RUPERT – A trio of Mini-Cassia high school football teams neatly illustrate the various stages of success and failure, of dynasty and rebuilding.
There’s Minico, which overcame decades of futility to become a perennial playoff team, trying to find its championship gear. In November, the Spartans made their first ever state title game appearance.
There’s Declo, a 2A powerhouse that enters almost every season with championship expectations. The Hornets capped off an undefeated season with a state title in 2017.
And there’s Burley, which has won just six games in the past five years after posting a 5-4 record in 2013.
Burley and Declo provide two polar models for Minico: the dark days, and the bright future. Reaching Declo’s heights is no small task, but climbing out of Burley’s depths can be just as difficult.
Tony Cade became the Bobcats’ head coach prior to the 2017 season, and he soon discovered how much work he needed to do.
“Usually when you join a program, you have four, five dudes,” Cade said. “We didn’t have any dudes.”
Cade couldn’t pin every problem on the group he inherited. Sure, other 4A teams like Minico had more talent and more depth last season, but Burley’s struggles have spanned decades.
The Bobcats haven’t won a state title in their history, and they have scarcely sniffed contending. In 1990, they lost to Idaho Falls 27-17 in the A-1 Division 2 state title game, the second-largest division under Idaho’s former classification system. Four years later, Madison beat them 12-7 for the title. They haven’t reached the postseason since, per Idaho High School Activities Association archives.
“Coming down here, there wasn’t much. Tradition wasn’t here, foundations hadn’t been set,” Cade said. “What do we do? We’ve gotta start from the beginning, and how do we do that?”
Declo has been solid-to-elite at the small-school level for as long as Kelly Kidd can remember, even before he took over as the Hornets’ head coach in 1996. Myriad factors, including talent, stability, culture and luck, have made Declo a football powerhouse.
Burley is still a long way from building a winning tradition, so modeling its program after Declo would be premature. But for Minico, the Hornets can provide a road map.
Despite decades of strong teams and playoff berths, Declo didn’t capture its first state title until 2012. The Hornets frequently found themselves in the semifinals, and consistently went home with a second- or third-place trophy.
“We just couldn’t get past that threshold. As a coach, you’re thinking, ‘Is it me? Can I get them past third place?’” Kidd said. “The belief that you’re able to compete for a state championship, that has to be learned.”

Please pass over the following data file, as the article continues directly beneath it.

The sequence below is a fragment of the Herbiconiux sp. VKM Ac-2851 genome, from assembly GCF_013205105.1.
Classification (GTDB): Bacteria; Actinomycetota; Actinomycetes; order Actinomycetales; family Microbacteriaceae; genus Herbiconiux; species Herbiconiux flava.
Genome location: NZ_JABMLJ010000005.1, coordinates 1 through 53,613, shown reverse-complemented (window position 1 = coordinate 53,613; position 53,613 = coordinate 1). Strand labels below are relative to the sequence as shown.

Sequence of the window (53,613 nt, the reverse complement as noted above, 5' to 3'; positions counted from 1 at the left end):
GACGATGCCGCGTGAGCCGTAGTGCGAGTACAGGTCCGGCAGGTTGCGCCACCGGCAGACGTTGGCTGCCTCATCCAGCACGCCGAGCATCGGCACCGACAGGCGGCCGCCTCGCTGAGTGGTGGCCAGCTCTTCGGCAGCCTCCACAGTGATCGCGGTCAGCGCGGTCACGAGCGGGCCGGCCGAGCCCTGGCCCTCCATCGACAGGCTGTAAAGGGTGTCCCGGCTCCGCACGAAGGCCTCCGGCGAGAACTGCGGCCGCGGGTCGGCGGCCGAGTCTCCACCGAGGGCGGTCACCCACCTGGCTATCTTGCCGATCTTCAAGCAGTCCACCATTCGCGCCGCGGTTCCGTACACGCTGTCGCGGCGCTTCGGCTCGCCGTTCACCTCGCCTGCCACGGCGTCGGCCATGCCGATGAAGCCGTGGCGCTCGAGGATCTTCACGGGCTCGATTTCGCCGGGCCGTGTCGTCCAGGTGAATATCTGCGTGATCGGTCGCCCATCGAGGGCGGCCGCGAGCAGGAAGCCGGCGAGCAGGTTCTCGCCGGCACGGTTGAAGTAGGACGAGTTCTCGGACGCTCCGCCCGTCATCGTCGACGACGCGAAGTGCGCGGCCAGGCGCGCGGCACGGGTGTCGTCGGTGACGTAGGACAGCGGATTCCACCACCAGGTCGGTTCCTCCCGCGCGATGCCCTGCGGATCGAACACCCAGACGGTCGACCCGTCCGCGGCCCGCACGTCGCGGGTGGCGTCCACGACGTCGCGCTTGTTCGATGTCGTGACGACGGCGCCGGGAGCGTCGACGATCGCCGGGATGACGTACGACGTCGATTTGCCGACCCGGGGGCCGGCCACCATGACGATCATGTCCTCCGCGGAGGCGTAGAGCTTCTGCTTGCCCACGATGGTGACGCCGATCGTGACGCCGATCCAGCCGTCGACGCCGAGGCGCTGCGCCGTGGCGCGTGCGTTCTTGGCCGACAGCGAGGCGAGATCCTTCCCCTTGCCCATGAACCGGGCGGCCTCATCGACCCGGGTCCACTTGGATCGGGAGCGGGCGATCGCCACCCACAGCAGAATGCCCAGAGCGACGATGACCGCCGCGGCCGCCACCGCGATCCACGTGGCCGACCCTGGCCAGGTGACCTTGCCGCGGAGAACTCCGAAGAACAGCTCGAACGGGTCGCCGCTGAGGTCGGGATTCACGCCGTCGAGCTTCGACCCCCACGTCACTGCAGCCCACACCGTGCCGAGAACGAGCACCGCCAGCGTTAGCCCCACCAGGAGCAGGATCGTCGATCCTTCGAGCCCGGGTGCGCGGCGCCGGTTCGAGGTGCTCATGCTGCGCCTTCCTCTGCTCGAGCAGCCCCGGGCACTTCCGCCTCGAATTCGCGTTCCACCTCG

The Hornets lost the 2008 2A state championship game in heartbreaking fashion, 29-28 in overtime to Parma. The next year, they lost to Parma again in the title game, 36-20 this time. Kidd was devastated, but he viewed these losses as proof that his team could win a title.
The turning point, Kidd said, happened in 2010, when Declo was shut out by West Side in the state semifinals.
“We were mentally ready to be a state championship team, we were prepared enough, but we were physically not ready,” Kidd said. “We vowed to get better in the weight room.”
Two years later, the Hornets beat Firth 22-12 for their first title, and they won their second a year later. Last November, they trounced Firth 47-6 for their third 2A championship.
Of course, Declo needed more than belief and weight lifting to build a dynasty. Talent has funneled through the football program for decades, and not every school enjoys that luxury. Burley knows that all too well.
But Declo has also maximized its available talent. Boys who grow up in Declo are excited to don Hornet jerseys, so few phenoms slip through the cracks or focus on other sports. Kidd’s staff has also been stable for most his tenure, and a familiarity with “Declo football” has settled into the community.
Minico has enjoyed similar stability with Tim Perrigot, who became the head coach in 1996. Before he took over, the Spartans spent decades as bottom dwellers — just like the current version of their archrival Burley. Now the program hopes to take another leap, landing at a state championship.
Cade, meanwhile, knows success takes time, so one rough season isn’t going to dampen his optimism. He believes the Bobcats can reach the heights of their Mini-Cassia counterparts.
“I hope it doesn’t take 20 years,” Cade said.